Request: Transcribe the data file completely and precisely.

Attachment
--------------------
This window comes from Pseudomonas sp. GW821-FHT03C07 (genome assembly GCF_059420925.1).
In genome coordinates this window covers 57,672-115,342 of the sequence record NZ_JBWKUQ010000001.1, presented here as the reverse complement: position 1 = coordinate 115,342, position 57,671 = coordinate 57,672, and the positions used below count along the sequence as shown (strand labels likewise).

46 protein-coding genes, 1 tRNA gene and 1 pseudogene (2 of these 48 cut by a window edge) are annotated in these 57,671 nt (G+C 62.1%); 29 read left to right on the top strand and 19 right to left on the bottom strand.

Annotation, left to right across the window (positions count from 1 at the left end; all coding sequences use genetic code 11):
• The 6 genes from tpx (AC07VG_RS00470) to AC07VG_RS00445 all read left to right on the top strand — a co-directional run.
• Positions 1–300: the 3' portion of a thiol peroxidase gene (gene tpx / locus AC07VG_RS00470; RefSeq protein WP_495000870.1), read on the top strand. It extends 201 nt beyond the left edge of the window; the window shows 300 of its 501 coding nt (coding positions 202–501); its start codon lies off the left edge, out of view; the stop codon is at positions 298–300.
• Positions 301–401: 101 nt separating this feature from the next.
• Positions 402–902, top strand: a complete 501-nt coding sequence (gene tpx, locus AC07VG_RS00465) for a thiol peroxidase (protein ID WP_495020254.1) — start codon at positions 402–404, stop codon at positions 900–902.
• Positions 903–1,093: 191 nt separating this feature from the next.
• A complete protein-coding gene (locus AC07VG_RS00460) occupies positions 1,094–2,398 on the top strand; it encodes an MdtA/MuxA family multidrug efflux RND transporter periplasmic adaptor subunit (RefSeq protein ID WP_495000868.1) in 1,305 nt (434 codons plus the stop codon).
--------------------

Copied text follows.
This window comes from Pseudomonas sp. GW821-FHT03C07 (genome assembly GCF_059420925.1).
In genome coordinates this window covers 57,672-115,342 of the sequence record NZ_JBWKUQ010000001.1, presented here as the reverse complement: position 1 = coordinate 115,342, position 57,671 = coordinate 57,672, and the positions used below count along the sequence as shown (strand labels likewise).

46 protein-coding genes, 1 tRNA gene and 1 pseudogene (2 of these 48 cut by a window edge) are annotated in these 57,671 nt (G+C 62.1%); 29 read left to right on the top strand and 19 right to left on the bottom strand.

Annotation, left to right across the window (positions count from 1 at the left end; all coding sequences use genetic code 11):
• The 6 genes from tpx (AC07VG_RS00470) to AC07VG_RS00445 all read left to right on the top strand — a co-directional run.
• Positions 1–300: the 3' portion of a thiol peroxidase gene (gene tpx / locus AC07VG_RS00470; RefSeq protein WP_495000870.1), read on the top strand. It extends 201 nt beyond the left edge of the window; the window shows 300 of its 501 coding nt (coding positions 202–501); its start codon lies off the left edge, out of view; the stop codon is at positions 298–300.
• Positions 301–401: 101 nt separating this feature from the next.
• Positions 402–902, top strand: a complete 501-nt coding sequence (gene tpx, locus AC07VG_RS00465) for a thiol peroxidase (protein ID WP_495020254.1) — start codon at positions 402–404, stop codon at positions 900–902.
• Positions 903–1,093: 191 nt separating this feature from the next.
• A complete protein-coding gene (locus AC07VG_RS00460) occupies positions 1,094–2,398 on the top strand; it encodes an MdtA/MuxA family multidrug efflux RND transporter periplasmic adaptor subunit (RefSeq protein ID WP_495000868.1) in 1,305 nt (434 codons plus the stop codon).